"That was a very emotional play, a big-time play," Jackson said. "Vick did a great job of giving me a chance to make a play on the ball. He just threw it up into double coverage, and I was still able to come down with it."
It would have been an easy play not to make, if Jackson were so inclined. Instead, it was a 41-yard gain that accounted for just over half the yardage on the Eagles' first touchdown drive. The play also was a reminder to anyone who might have forgotten what kind of impact Jackson has.
He is right to be dissatisfied with the rookie contract that will pay him $560,000 for this season. He was within his rights to hold out at the beginning of training camp.
He was smart, though, to return in time to prepare for the season. And now he is smartly taking the highest possible road, accepting punt return duties without complaint and playing all out.
"Actually," Jackson said, "I'm playing with an extra edge out there. It's kind of like my rookie year when everybody said I was too small. Just all the negative things. I just use everything I can as an edge."
For this season opener, that included the anniversary of the Sept. 11, 2001, terrorist attacks. It wasn't difficult to keep the hardship of being a relatively underpaid professional athlete in perspective.
"Today's a big day, with 9-11," Jackson said. "With all the soldiers that were killed, the families that lost loved ones, I just want to give it up for them. I played this game for them today."
On Saturday, Jackson's agent, Drew Rosenhaus, visited the Eagles' hotel here. Around the league, several teams finalized contract extensions with star players. The Pittsburgh Steelers gave safety Troy Polamalu a four-year extension worth a reported $36.5 million. The Minnesota Vikings handed Adrian Peterson a seven-year deal worth nearly $100 million. Dallas signed Jason Witten for four more years and about $37 million.
Those teams didn't want important players going into the season worried about their contracts. Jackson noticed. It is a sign of his increasing maturity that he didn't let it get to him.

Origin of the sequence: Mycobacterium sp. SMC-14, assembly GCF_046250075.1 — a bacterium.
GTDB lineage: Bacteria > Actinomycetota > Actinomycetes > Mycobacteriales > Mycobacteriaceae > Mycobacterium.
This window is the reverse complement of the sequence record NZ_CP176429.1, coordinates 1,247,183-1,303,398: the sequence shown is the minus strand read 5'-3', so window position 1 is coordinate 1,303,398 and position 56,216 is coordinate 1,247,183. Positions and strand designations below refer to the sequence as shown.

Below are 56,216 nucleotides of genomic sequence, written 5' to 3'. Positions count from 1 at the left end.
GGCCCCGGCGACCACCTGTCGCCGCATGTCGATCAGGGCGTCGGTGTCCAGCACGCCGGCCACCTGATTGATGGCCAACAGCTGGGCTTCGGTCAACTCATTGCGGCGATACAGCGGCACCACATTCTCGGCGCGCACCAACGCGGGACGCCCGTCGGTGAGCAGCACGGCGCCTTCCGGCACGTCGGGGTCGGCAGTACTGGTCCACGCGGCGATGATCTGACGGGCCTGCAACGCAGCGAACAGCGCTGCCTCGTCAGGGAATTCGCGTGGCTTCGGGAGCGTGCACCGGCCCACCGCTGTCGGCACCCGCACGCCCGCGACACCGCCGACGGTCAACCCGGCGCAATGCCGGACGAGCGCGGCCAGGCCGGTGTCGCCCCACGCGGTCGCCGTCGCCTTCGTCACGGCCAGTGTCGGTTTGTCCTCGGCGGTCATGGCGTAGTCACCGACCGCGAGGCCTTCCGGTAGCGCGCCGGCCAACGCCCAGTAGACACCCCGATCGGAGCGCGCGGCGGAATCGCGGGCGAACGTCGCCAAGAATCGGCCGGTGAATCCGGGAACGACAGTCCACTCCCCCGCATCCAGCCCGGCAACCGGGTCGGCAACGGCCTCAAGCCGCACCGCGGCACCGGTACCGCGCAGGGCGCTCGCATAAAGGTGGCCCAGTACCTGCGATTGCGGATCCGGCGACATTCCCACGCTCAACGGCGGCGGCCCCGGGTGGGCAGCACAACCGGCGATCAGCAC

"The only thing I can do is control what I'm going to do, which is go out there and play football and make as many plays as possible," Jackson said. "It's challenging at times, especially when you see a lot of things going on out there in the market. I just try to stay patient. I know my time is coming soon."
Because of his role in Terrell Owens' meltdown in 2005, Rosenhaus is vilified by Eagles fans. And yes, he earned a fair bit of that. But Rosenhaus is in the mix here, too, and his client is doing everything right.
"The atmosphere, the relationship with the Eagles is real good lately," Jackson said. "I just keep doing what I need to do, continue to work hard and keep my mouth quiet and just have fun."
He is taking two major risks by playing. He could get hurt and never see the major payday his skills and accomplishments are worth, or he could play badly and hurt his value. Those risks are related. Fear of an injury could affect performance.
"You know this game is very dangerous, and an injury or anything can happen," Jackson said, "but I just leave it in God's hands."
His own hands are pretty reliable, too. Jackson did drop a deep pass Sunday, but he also caught six passes for 102 yards and a touchdown before the Eagles started handing the ball to LeSean McCoy. If the team had needed more from him, Jackson would have delivered more.
For all the changes the Eagles made in the offseason, they remain reliant on the sublime athleticism of Vick and Jackson. They are capable of turning any play call into an indelible memory.
Vick was rewarded with a big new contract. Jackson waits. While he does, he keeps proving just how valuable he really is. Is he worth elite receiver money? That speaks for itself.
Contact Phil Sheridan at 215-854-2844, email@example.com, or @Sheridanscribe on Twitter. Read his blog, "Philabuster," at http://go.philly.com/philabuster. Read his past columns at http://go.philly.com/philsheridan.